The paintings that pleased the Queen the most in the royal collection were not necessarily horses. When asked once if she had a favorite picture, she pointed to Rembrandt’s ‘The Shipbuilder and his Wife’, which hangs in the Buckingham Palace Picture Gallery, a work that would appear on any which list of the collection’s most adorable photos, as well as being one of his standout masterpieces. Dutch images – a passion of George IV – and the British seem to have been closest to his heart: most of the paintings in the small rooms of his private apartment at Buckingham Palace were Dutch, while his private reception rooms were ornate British pictures. , notably by Gainsborough and Stubbs. Still, it would probably be unwise to read too much because the choice of paintings in these rooms had changed very little since they were rehung by Edward VII after Queen Victoria’s death in 1901.

It would not be entirely unfair to say that, despite the many acquisitions made by Queen Mary in particular, by the end of the Queen’s reign the Royal Collection was largely frozen in the state it was in a century earlier. There are many reasons for this, only some of which are reflections on the Queen not collecting art. She inherited the throne when she was only 25, too young to have formed many enthusiasms herself, and her tastes remained close to those of her father, whom she revered and who is not known for the love of art. This was not the case with the Queen Mother or Princess Margaret, but they liked to tease the Queen about her supposed philistinism, which did not encourage her to take an interest in the subject.

The half-century before his accession, dominated by two world wars, had not been conducive to collecting, and by the 1950s the aristocratic circles closest to the royal family were more likely to be sellers than buyers. of works of art. In the 1960s the art market entered its long boom and for the Queen to have regularly purchased works of art of sufficient quality for the Royal Collection would have required expenditure on a level impossible even if she had been less frugal by nature.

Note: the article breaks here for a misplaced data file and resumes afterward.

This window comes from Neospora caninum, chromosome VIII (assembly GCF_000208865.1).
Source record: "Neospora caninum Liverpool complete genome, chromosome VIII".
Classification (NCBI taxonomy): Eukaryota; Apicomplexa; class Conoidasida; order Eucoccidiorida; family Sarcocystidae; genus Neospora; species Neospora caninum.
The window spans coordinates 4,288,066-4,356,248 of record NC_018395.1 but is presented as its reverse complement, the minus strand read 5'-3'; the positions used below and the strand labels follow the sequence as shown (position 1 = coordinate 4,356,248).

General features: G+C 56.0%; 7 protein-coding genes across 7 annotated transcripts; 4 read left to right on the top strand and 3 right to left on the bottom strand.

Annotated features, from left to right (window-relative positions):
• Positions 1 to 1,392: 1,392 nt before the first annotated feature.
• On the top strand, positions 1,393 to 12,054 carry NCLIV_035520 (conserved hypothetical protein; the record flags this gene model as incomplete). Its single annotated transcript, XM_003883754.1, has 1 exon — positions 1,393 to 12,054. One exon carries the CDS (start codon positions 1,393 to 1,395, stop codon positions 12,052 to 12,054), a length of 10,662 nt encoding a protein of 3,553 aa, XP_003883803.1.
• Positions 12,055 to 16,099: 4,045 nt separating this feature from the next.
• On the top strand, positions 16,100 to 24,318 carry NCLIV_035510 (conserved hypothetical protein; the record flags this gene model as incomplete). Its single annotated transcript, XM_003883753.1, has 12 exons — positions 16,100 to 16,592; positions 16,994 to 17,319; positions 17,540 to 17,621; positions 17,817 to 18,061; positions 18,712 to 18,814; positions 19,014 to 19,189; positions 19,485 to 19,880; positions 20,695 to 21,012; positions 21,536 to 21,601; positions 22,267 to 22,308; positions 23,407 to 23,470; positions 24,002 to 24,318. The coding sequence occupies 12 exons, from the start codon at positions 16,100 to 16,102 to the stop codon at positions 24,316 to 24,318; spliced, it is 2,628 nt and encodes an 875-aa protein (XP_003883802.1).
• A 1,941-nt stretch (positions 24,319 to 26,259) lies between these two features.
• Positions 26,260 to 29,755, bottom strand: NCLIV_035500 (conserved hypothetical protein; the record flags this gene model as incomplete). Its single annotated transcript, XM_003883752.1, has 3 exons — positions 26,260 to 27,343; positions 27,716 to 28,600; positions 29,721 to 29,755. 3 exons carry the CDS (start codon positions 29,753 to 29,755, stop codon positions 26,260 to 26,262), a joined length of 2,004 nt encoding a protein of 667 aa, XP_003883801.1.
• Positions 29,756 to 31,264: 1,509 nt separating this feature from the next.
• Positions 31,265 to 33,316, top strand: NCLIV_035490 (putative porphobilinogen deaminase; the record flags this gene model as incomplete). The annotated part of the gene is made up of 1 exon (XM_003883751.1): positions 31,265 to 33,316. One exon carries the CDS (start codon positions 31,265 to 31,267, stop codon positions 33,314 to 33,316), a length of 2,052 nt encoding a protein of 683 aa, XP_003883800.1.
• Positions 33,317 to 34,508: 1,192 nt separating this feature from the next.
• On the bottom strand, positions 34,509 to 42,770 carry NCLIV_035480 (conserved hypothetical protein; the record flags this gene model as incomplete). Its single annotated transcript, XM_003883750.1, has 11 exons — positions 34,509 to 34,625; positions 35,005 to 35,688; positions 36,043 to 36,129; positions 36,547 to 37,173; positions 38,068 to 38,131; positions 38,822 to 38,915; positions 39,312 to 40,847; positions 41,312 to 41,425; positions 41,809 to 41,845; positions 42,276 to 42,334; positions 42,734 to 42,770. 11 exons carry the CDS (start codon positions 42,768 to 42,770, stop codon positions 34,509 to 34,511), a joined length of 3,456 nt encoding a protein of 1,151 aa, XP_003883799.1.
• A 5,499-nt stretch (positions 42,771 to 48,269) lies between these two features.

Shortly after the Second World War, the Queen Mother bought herself a painting by Claude Monet. Aware of the pleasure this gave her, the Queen tried in 1957 to buy her as a birthday present Monet’s

‘The Blue House at Zaandam’ when it sold at Sotheby’s as part of the Weinberg Collection, only to be heavily overbid when it fetched £22,000, equivalent to current prices of around £500,000.

Prince Philip believed the Royal Family could do more to support contemporary artists, and when he visited a sales exhibition he would usually buy a painting. In 1960 one of Windsor Castle’s guest suites was due for refurbishment and he suggested that it be decorated in a modern style and furnished with contemporary artwork. To encourage his wife to take an interest, a shortlist of paintings and drawings, chosen under Blunt’s supervision, was shown to the Queen so that she could make the final choice. The result was impressive – works by Barbara Hepworth, Ivon Hitchens, Sidney Nolan and Mary Fedden, among others, were acquired – but the experience was not repeated.

Most of the Queen’s encounters with contemporary artists were the result of her portrait sessions, beginning with a miniature painted by Mabel Hankey of Princess Elizabeth when she was three years old. Given the number of portraits made over the next century, the results are sadly immemorial, largely the result of the chasm that had grown between the concerns of most contemporary artists and those of the monarchy. Among the few that have more than documentary value are the two portraits of Pietro Annigoni, painted in 1955 and 1969, and a handful of photographs commissioned, notably by Cecil Beaton. The best-known portrait of a prominent modern artist is that of Lucian Freud, painted in 2001. The Queen found it difficult to conceal her dislike of him: “At least he didn’t make me pose naked,” she said in response to a friend. derogatory comment.

One portrait that is likely to last is Andy Warhol’s 1985 serigraph for his “Reigning Queens” portfolio, which is based on an official photograph taken by Peter Grugeon for the Silver Jubilee in 1977. The importance of Warhol’s work has been recognized by the Queen when she purchased the Royal Edition of the Wallet (adorned with diamond dust) for the Royal Collection in 2012. Warhol was attracted to her as a subject in part because of her interest in reproduction: in 1978 he purchased for his own collection two copies by Allan Ramsay of his state portraits of George III and Queen Charlotte . For once in the Queen’s long reign, the priorities of the monarchy and a major artist had coincided with fruitful results.